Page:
Inclusion, Ideology, and Institutional Practice: Policy and Change in a Public Postsecondary Education System
Derria Byrd

About the research


NAEd/Spencer Dissertation Fellowship

Award Year



University of Wisconsin-Madison

Primary Discipline

Although a small but growing literature examines the contribution of colleges, universities, and the postsecondary education system itself to ongoing inequities experienced by college students from marginalized backgrounds, postsecondary institutions are rarely taken as social actors whose own interests, motivations and practices help to shape students’ experiences and opportunities. As a multi-site critical policy study, Derria’s dissertation responds to this gap by investigating the role of institutional practice and culture in an equity-focused change effort. In particular, this project centers institutional habitus, a theoretical concept grounded in Pierre Bourdieu’s theory of action, to foreground institutional culture and the socially and historically constructed dispositions, norms and practices that structure institutional action and decisionmaking. Derria’s analysis draws on archival records, institutional documents, observations and interviews with administrators, staff and faculty collected during the 2014-2015 academic year from a purposeful sample of three universities in one public postsecondary system.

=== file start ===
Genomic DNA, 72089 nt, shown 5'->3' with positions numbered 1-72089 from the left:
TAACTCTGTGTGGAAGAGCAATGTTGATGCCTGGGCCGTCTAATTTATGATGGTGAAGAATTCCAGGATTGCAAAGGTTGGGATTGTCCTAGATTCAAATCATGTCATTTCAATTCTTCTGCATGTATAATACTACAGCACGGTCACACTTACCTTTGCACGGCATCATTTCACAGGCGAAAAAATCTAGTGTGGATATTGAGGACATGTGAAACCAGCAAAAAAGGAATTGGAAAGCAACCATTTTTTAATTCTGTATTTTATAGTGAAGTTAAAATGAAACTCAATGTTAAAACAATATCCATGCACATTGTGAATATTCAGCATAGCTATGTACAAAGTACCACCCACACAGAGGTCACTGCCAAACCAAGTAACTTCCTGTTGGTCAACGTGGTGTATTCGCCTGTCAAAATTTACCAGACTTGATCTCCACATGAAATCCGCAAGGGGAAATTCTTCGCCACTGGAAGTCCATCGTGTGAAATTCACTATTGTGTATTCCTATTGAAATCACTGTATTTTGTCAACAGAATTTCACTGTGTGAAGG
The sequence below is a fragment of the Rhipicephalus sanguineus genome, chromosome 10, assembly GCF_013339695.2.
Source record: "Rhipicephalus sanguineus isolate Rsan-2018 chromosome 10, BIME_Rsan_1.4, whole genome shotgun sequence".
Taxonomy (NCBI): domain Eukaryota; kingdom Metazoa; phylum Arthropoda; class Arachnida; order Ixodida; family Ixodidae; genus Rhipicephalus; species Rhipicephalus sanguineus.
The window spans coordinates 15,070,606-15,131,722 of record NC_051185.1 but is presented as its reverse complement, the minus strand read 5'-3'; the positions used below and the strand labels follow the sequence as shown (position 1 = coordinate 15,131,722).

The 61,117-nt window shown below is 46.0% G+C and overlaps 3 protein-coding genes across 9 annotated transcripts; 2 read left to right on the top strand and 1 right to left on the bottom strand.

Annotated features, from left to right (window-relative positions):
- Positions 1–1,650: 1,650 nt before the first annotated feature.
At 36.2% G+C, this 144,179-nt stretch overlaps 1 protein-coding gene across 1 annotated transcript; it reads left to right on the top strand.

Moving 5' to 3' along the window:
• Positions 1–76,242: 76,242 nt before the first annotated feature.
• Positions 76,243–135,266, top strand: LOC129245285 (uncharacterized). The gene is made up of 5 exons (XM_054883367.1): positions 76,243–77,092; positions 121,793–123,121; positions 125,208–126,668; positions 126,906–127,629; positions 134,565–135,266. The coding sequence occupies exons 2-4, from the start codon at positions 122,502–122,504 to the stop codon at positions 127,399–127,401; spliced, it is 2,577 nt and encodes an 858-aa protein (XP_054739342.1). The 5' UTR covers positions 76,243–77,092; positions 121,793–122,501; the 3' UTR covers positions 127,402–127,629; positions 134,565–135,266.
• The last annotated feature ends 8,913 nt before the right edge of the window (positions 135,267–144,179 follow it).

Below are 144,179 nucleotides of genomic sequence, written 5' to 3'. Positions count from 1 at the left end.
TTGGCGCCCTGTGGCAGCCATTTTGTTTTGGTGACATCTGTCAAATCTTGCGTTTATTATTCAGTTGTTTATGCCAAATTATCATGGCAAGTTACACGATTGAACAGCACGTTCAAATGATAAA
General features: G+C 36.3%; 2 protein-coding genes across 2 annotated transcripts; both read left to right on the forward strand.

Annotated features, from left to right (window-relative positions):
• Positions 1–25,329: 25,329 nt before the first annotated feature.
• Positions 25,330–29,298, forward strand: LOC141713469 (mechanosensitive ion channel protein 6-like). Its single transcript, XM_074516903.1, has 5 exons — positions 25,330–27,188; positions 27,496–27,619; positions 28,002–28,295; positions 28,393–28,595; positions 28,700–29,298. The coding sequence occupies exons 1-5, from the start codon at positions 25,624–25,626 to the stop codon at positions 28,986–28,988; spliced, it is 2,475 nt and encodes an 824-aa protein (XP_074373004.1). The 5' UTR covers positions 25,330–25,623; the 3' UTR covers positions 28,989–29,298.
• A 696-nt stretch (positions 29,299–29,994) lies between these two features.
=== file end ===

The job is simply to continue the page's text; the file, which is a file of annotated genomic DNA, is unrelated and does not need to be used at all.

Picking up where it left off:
About Derria Byrd
Derria Byrd is a doctoral candidate in Educational Policy Studies at the University of Wisconsin- Madison. Her research interests include institutional change, the outcomes and experiences of marginalized and historically underrepresented college students, and equity and reform in postsecondary education. Derria’s dissertation integrates these interests by examining the interpretation, development and implementation of an equity-focused policy at three universities in the same public system. This research has been supported by a Vilas Research Travel Award and by the Mary Metz Fund. In addition, Derria has been a proud recipient of an Advanced Opportunity Fellowship from the University of Wisconsin-Madison School of Education as well as of the Herbert Kliebard Award for Outstanding Scholarly Achievement in Educational Policy Studies for a manuscript entitled, “The diversity distraction: A critical examination of higher education discourse.” Beyond her B.A. in English and American Literature and American Studies from Brown University, Derria has earned an M.A. in Educational Policy Studies and an M.P.A. with a focus in education policy, both from the University of Wisconsin-Madison. Prior to graduate school, Derria worked in the administration of several national nonprofit organizations that offer supplementary educational support to students from underserved populations.

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